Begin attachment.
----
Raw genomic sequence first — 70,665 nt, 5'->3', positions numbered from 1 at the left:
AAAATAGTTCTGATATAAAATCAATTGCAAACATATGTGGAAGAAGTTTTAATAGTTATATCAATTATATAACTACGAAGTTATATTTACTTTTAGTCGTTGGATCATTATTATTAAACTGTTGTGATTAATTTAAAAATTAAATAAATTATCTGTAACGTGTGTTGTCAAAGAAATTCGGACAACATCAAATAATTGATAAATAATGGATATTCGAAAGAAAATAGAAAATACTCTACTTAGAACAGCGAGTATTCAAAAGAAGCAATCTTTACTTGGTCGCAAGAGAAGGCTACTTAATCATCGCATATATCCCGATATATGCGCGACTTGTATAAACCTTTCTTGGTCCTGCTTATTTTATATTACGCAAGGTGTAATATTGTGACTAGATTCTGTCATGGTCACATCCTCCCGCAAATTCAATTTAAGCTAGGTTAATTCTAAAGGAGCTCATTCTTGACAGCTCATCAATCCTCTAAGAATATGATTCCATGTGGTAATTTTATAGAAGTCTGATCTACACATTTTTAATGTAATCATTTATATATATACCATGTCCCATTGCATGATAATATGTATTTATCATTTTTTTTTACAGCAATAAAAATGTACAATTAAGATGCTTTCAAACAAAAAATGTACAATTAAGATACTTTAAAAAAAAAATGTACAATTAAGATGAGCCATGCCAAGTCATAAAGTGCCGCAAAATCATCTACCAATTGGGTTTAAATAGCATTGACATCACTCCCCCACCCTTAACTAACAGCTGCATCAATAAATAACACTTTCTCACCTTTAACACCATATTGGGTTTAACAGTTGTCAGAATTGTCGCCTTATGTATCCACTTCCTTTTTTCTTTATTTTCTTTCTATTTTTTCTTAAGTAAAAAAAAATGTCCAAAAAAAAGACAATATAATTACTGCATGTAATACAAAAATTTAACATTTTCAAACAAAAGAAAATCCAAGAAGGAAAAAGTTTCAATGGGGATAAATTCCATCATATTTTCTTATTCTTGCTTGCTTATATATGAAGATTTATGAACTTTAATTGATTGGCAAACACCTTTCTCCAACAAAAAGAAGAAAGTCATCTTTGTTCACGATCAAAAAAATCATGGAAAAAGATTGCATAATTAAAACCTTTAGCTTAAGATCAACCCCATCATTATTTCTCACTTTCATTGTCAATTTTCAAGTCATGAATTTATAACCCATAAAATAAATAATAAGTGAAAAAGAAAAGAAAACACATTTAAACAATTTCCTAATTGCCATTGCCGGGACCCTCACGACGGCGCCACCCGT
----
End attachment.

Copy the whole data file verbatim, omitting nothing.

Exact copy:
Raw genomic sequence first — 70,665 nt, 5'->3', positions numbered from 1 at the left:
AAAATAGTTCTGATATAAAATCAATTGCAAACATATGTGGAAGAAGTTTTAATAGTTATATCAATTATATAACTACGAAGTTATATTTACTTTTAGTCGTTGGATCATTATTATTAAACTGTTGTGATTAATTTAAAAATTAAATAAATTATCTGTAACGTGTGTTGTCAAAGAAATTCGGACAACATCAAATAATTGATAAATAATGGATATTCGAAAGAAAATAGAAAATACTCTACTTAGAACAGCGAGTATTCAAAAGAAGCAATCTTTACTTGGTCGCAAGAGAAGGCTACTTAATCATCGCATATATCCCGATATATGCGCGACTTGTATAAACCTTTCTTGGTCCTGCTTATTTTATATTACGCAAGGTGTAATATTGTGACTAGATTCTGTCATGGTCACATCCTCCCGCAAATTCAATTTAAGCTAGGTTAATTCTAAAGGAGCTCATTCTTGACAGCTCATCAATCCTCTAAGAATATGATTCCATGTGGTAATTTTATAGAAGTCTGATCTACACATTTTTAATGTAATCATTTATATATATACCATGTCCCATTGCATGATAATATGTATTTATCATTTTTTTTTACAGCAATAAAAATGTACAATTAAGATGCTTTCAAACAAAAAATGTACAATTAAGATACTTTAAAAAAAAAATGTACAATTAAGATGAGCCATGCCAAGTCATAAAGTGCCGCAAAATCATCTACCAATTGGGTTTAAATAGCATTGACATCACTCCCCCACCCTTAACTAACAGCTGCATCAATAAATAACACTTTCTCACCTTTAACACCATATTGGGTTTAACAGTTGTCAGAATTGTCGCCTTATGTATCCACTTCCTTTTTTCTTTATTTTCTTTCTATTTTTTCTTAAGTAAAAAAAAATGTCCAAAAAAAAGACAATATAATTACTGCATGTAATACAAAAATTTAACATTTTCAAACAAAAGAAAATCCAAGAAGGAAAAAGTTTCAATGGGGATAAATTCCATCATATTTTCTTATTCTTGCTTGCTTATATATGAAGATTTATGAACTTTAATTGATTGGCAAACACCTTTCTCCAACAAAAAGAAGAAAGTCATCTTTGTTCACGATCAAAAAAATCATGGAAAAAGATTGCATAATTAAAACCTTTAGCTTAAGATCAACCCCATCATTATTTCTCACTTTCATTGTCAATTTTCAAGTCATGAATTTATAACCCATAAAATAAATAATAAGTGAAAAAGAAAAGAAAACACATTTAAACAATTTCCTAATTGCCATTGCCGGGACCCTCACGACGGCGCCACCCGT